Repository Management with Nexus


3.8. Running Nexus Behind a Reverse Proxy

The Nexus installation bundle is based on the high-performance servlet container Eclipse Jetty running the Nexus web application. This achieves a very high performance of Nexus and make installation of a separate proxy for performance improvements unnecessary.

However, in many cases organizations run applications behind a proxy for security concerns, familiarity with securing a particular proxy server or to consolidate multiple disparate applications using tools like mod_rewrite.

Some brief instructions for establishing such a setup with Apache httpd follow as an example. We assume that you’ve already installed Apache 2, and that you are using a virtual host for

Let’s assume that you wanted to host Nexus behind Apache httpd at the URL To do this, you’ll need to change the context path that Nexus is served from.

  1. Edit in $NEXUS_HOME/conf. You’ll see an element named nexus-webapp-context-path. Change this value from /nexus to /
  2. Restart Nexus and Verify that it is available on http://localhost:8081/
  3. Set the Base URL in Nexus as shown in Figure 6.4, “Administration Application Server Settings” under Application Server Settings to the URL that will be the externally available URL of Nexus e.g.

At this point, edit the httpd configuration file for the virtual host. Include the following to expose Nexus via mod_proxy at

ProxyRequests Off
ProxyPreserveHost On

<VirtualHost *:80>
  ProxyPass / http://localhost:8081/
  ProxyPassReverse / http://localhost:8081/
  ErrorLog logs/
  CustomLog logs/ common

If you just wanted to continue to serve Nexus at the /nexus context path, you would not change the nexus-webapp-context-path and you would include the context path in your ProxyPass and ProxyPassReverse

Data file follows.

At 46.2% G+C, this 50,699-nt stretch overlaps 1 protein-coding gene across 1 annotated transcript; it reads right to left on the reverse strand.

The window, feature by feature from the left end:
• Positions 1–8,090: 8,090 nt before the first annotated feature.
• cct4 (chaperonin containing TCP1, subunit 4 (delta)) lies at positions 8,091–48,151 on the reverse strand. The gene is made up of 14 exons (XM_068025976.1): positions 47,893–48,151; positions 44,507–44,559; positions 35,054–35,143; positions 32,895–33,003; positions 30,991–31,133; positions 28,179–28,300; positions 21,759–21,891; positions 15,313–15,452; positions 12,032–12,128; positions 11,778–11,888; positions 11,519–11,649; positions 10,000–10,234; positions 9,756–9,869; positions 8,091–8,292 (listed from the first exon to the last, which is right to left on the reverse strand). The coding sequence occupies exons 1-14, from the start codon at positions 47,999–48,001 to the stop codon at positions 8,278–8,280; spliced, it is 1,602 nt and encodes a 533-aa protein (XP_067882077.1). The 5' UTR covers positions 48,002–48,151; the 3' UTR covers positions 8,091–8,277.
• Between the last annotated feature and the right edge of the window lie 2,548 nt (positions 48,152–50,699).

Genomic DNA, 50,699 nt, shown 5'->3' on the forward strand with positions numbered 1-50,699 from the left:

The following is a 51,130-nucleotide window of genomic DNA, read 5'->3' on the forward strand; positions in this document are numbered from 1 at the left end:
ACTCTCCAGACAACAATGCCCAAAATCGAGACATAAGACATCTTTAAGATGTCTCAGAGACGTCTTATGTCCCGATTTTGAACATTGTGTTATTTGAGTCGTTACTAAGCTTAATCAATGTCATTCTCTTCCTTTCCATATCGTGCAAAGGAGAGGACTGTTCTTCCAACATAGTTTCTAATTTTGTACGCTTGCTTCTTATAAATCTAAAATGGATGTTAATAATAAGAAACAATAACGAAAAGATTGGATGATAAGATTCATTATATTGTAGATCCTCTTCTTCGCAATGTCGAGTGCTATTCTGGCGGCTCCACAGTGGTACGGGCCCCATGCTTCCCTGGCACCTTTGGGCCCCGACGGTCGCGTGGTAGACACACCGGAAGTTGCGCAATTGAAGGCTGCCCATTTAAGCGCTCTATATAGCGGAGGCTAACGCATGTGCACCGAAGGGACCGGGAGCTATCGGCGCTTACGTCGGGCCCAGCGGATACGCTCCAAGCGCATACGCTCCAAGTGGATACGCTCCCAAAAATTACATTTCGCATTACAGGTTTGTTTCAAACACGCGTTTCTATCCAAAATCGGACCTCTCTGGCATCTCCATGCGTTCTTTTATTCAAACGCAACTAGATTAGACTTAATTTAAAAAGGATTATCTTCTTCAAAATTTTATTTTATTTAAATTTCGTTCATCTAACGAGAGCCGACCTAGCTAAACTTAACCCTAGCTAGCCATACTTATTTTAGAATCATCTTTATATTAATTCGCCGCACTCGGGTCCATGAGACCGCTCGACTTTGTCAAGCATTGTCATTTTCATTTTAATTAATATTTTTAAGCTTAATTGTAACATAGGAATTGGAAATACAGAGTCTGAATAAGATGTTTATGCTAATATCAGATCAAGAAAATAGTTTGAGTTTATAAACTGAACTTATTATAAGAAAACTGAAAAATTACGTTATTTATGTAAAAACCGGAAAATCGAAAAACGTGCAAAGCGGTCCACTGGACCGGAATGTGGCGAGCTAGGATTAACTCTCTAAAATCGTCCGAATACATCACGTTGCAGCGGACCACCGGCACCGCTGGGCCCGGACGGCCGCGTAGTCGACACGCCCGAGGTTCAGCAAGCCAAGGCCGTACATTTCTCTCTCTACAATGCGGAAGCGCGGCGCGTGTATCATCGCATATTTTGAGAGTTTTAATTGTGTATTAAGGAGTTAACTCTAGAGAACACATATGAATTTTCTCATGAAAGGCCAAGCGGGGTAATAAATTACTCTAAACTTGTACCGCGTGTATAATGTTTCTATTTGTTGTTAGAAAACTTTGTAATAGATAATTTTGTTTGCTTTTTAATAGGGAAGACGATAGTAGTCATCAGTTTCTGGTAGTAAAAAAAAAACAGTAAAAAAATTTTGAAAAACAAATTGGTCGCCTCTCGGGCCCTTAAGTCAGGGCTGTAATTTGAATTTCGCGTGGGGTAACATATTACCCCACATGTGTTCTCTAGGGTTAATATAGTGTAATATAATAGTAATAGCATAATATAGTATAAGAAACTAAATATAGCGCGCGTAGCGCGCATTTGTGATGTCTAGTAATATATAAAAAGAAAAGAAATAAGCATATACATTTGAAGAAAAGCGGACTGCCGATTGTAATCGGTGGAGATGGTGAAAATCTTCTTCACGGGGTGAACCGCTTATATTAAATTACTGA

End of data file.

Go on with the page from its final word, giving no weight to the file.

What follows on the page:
ProxyPass /nexus/ http://localhost:8081/nexus/
  ProxyPassReverse /nexus/ http://localhost:8081/nexus/

For the user interface to work via the proxy reliably you also need to configure a ProxyPassReverseCookiePath.

  ProxyPass /nexus http://localhost:8081/
  ProxyPassReverse /nexus http://localhost:8081/
  ProxyPassReverseCookiePath / /nexus

When your reverse proxy is configured to serve https, but it proxies with plain http to your Nexus instance, an additional header is required. This will ensure Nexus renders absolute URLs using the correct protocol. When setting this header, make sure that in Figure 6.4, “Administration Application Server Settings” Force Base URL is not checked.

  RequestHeader set X-Forwarded-Proto "https"

Apache configuration is going to vary, based on your own application’s requirements and the way you intend to expose Nexus to the outside world. If you need more details about Apache httpd and mod_proxy, please see the documentation at and specifically

A similar setup can be configured with nginx. The following configuration is a simplified example for an nginx server running port 80. This server proxies Neuxs running on the same server ( = localhost) at the default port 8081 on the default context /nexus:

http {
    proxy_send_timeout 120;
    proxy_read_timeout 300;
    proxy_buffering    off;
    keepalive_timeout   5;
    tcp_nodelay        on;
    server {
        listen       80;
        server_name  localhost;

        location /nexus {
            proxy_set_header Host $host;
            proxy_set_header X-Real-IP $remote_addr;
            proxy_set_header X-Forwarded-For $proxy_add_x_forwarded_for;

The nginx documentation contains further details for setting this up for HTTP as well as for HTTPS, if desired.

If the components proxied include larger files be sure to set client_max_body_size to an appropriate value to ensure uploads and downloads can succeed through nginx.